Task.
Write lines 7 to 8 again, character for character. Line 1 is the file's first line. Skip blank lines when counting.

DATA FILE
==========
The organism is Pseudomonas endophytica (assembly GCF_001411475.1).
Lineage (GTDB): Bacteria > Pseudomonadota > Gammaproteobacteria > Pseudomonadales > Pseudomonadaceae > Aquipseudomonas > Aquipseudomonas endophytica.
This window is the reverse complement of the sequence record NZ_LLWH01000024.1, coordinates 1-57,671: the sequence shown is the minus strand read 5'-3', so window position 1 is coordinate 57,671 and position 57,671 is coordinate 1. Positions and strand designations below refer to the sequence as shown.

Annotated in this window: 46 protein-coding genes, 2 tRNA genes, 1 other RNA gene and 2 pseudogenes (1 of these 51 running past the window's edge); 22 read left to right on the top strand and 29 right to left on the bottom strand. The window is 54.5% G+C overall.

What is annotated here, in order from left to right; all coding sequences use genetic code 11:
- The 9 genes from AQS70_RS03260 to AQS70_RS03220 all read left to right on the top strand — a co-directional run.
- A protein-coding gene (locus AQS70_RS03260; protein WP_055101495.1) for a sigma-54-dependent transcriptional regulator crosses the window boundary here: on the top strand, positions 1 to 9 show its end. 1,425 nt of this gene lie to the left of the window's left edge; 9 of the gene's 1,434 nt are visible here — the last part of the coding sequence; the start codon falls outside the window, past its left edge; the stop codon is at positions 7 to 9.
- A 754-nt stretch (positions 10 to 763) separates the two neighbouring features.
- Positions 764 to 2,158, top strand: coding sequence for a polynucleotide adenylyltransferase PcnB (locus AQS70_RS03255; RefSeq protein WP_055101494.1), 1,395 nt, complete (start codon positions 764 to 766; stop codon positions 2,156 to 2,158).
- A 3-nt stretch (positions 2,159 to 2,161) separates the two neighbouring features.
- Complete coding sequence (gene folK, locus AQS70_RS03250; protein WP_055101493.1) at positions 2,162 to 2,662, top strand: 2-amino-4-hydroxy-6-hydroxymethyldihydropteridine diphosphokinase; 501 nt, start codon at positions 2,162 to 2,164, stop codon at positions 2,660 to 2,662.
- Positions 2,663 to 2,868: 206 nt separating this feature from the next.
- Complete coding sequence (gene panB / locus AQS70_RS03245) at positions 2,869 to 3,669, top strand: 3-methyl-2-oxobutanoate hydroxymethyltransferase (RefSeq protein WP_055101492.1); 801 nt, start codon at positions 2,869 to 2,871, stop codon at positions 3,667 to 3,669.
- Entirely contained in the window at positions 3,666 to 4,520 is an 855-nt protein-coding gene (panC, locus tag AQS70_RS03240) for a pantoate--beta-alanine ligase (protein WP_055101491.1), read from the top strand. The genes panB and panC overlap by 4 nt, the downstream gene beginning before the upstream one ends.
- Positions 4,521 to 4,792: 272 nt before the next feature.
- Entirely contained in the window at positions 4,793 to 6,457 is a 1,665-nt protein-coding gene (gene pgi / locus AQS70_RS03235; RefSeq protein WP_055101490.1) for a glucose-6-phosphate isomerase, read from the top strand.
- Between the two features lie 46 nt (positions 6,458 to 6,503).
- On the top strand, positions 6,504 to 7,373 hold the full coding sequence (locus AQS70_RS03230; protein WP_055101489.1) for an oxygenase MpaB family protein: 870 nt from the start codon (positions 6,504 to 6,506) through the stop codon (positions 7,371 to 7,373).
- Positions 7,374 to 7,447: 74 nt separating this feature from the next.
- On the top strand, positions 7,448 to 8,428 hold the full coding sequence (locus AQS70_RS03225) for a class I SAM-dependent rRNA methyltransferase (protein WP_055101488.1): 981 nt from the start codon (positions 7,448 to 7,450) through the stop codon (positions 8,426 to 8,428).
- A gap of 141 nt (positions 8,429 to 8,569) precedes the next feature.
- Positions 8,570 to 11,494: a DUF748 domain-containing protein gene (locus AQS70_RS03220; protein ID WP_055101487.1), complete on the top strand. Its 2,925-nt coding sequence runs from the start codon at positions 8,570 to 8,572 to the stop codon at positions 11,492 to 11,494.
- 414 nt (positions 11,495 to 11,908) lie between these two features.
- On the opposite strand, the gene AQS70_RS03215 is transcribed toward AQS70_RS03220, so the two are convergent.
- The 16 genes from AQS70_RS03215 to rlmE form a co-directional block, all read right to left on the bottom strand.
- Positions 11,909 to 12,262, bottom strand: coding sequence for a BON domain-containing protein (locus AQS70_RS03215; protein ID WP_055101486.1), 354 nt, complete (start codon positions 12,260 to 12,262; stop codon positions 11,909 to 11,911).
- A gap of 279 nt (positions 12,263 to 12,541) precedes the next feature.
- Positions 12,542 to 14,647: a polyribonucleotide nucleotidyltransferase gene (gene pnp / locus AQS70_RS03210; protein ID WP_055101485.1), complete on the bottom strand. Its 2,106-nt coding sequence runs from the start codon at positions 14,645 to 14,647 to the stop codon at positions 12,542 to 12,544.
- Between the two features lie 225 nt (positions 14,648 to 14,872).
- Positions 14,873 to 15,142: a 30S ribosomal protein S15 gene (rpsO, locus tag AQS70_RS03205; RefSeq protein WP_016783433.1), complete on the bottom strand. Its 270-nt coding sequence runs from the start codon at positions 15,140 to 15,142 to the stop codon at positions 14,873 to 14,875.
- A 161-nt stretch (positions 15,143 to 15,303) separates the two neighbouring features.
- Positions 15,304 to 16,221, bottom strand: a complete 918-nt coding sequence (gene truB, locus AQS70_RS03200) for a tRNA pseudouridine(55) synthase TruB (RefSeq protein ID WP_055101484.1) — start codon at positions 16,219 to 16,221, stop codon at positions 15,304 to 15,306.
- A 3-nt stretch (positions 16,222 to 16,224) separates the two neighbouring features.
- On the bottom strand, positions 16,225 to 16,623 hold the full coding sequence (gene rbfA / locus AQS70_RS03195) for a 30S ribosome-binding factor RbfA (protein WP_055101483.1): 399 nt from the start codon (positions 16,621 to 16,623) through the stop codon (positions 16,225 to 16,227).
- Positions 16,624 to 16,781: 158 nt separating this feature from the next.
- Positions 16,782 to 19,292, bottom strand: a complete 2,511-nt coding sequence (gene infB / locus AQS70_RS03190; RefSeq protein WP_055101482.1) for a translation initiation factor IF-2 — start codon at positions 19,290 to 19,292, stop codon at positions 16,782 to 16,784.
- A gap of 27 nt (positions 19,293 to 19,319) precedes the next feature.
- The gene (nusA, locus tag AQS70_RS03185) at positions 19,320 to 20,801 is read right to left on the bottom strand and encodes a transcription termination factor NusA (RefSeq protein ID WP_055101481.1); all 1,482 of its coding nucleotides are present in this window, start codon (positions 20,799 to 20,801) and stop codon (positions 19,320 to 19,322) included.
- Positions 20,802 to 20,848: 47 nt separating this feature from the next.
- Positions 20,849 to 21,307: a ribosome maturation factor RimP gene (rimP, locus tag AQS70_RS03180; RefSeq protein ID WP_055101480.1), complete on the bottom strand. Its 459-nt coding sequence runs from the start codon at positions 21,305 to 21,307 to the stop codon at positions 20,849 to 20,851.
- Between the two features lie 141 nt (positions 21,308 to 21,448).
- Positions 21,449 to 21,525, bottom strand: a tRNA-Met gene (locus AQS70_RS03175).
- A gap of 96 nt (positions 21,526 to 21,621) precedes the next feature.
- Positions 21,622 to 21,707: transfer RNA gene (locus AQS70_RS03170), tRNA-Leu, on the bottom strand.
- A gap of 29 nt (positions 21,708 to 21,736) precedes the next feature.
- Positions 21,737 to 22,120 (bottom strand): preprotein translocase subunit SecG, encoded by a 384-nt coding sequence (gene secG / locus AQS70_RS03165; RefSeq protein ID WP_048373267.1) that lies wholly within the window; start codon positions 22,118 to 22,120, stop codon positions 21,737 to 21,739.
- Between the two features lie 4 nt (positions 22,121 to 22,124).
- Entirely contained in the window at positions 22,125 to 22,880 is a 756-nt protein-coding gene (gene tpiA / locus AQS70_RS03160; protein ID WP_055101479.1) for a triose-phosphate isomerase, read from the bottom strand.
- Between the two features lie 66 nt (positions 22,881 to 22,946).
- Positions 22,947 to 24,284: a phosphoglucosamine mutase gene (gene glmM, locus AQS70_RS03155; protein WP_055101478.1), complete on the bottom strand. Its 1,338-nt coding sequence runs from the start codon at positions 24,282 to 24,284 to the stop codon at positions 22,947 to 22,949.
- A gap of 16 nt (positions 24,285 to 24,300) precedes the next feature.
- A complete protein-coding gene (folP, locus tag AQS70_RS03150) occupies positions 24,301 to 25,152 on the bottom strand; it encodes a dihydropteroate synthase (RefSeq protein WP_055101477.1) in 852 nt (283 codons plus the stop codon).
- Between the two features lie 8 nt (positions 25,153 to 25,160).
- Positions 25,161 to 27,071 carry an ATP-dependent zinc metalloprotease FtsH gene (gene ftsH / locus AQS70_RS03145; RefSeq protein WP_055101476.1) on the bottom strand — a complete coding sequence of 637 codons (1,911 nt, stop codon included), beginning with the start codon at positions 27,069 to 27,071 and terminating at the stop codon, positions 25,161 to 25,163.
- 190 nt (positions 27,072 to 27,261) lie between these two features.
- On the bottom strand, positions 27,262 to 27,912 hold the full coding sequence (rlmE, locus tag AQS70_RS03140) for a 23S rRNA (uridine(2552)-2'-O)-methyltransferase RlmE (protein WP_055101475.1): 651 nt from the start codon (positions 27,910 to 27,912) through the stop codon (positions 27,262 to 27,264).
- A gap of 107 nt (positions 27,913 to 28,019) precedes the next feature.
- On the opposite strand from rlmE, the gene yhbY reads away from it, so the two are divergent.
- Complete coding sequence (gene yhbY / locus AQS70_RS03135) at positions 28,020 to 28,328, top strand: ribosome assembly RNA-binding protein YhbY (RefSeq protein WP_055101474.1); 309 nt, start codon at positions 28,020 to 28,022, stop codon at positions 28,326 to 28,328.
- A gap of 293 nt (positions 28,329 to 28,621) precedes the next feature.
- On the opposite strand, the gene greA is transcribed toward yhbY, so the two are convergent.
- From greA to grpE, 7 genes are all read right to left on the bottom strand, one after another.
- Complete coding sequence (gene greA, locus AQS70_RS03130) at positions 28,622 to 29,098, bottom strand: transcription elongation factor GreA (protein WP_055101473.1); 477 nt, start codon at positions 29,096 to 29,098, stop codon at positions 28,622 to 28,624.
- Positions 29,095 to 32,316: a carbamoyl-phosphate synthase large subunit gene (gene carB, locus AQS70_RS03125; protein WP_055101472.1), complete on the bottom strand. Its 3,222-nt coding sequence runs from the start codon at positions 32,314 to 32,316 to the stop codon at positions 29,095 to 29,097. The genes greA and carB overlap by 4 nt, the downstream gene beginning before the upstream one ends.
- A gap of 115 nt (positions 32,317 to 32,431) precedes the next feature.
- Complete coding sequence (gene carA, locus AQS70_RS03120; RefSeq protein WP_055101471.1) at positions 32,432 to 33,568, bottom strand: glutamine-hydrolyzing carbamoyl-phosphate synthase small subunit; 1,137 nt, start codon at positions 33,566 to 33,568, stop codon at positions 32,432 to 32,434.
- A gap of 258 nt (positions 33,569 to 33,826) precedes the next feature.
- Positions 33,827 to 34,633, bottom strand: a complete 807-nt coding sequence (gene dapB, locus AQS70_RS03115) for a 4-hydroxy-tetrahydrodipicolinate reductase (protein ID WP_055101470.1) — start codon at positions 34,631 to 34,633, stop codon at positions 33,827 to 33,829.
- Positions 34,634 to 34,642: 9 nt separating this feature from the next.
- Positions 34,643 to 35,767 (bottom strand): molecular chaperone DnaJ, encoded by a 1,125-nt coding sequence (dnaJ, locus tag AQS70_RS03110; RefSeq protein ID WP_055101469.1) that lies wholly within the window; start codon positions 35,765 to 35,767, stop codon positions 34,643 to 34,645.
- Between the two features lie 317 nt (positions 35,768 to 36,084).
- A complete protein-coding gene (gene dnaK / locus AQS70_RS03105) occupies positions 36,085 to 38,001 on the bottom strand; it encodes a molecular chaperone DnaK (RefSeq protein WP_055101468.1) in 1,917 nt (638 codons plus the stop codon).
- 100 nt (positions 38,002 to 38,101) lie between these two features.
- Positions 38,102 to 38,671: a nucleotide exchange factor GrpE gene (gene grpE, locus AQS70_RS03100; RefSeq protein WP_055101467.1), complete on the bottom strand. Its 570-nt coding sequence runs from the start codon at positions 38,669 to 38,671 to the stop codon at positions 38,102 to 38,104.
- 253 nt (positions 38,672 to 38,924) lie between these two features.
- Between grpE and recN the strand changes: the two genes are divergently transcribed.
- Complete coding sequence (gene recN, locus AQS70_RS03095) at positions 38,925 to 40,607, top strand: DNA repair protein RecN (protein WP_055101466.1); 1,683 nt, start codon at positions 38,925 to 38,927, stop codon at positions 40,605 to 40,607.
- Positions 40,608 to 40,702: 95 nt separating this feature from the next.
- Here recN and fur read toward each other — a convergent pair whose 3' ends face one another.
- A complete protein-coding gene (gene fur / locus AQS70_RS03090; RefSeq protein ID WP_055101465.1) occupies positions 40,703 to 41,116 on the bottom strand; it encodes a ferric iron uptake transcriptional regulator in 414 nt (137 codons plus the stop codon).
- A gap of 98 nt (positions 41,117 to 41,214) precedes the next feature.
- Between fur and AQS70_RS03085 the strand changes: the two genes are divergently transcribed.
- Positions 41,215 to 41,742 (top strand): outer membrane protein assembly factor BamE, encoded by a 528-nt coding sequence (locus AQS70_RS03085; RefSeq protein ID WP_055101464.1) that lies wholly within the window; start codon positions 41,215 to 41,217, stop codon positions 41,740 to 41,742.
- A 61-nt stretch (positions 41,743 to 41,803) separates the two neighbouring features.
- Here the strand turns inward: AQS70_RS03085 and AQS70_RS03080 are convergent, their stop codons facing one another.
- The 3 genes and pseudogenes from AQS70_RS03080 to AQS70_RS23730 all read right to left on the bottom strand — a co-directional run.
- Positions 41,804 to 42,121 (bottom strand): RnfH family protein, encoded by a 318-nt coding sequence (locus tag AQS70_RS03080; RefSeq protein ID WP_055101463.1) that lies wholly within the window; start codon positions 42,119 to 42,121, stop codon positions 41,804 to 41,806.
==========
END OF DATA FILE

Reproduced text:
- A protein-coding gene (locus AQS70_RS03260; protein WP_055101495.1) for a sigma-54-dependent transcriptional regulator crosses the window boundary here: on the top strand, positions 1 to 9 show its end. 1,425 nt of this gene lie to the left of the window's left edge; 9 of the gene's 1,434 nt are visible here — the last part of the coding sequence; the start codon falls outside the window, past its left edge; the stop codon is at positions 7 to 9.
- A 754-nt stretch (positions 10 to 763) separates the two neighbouring features.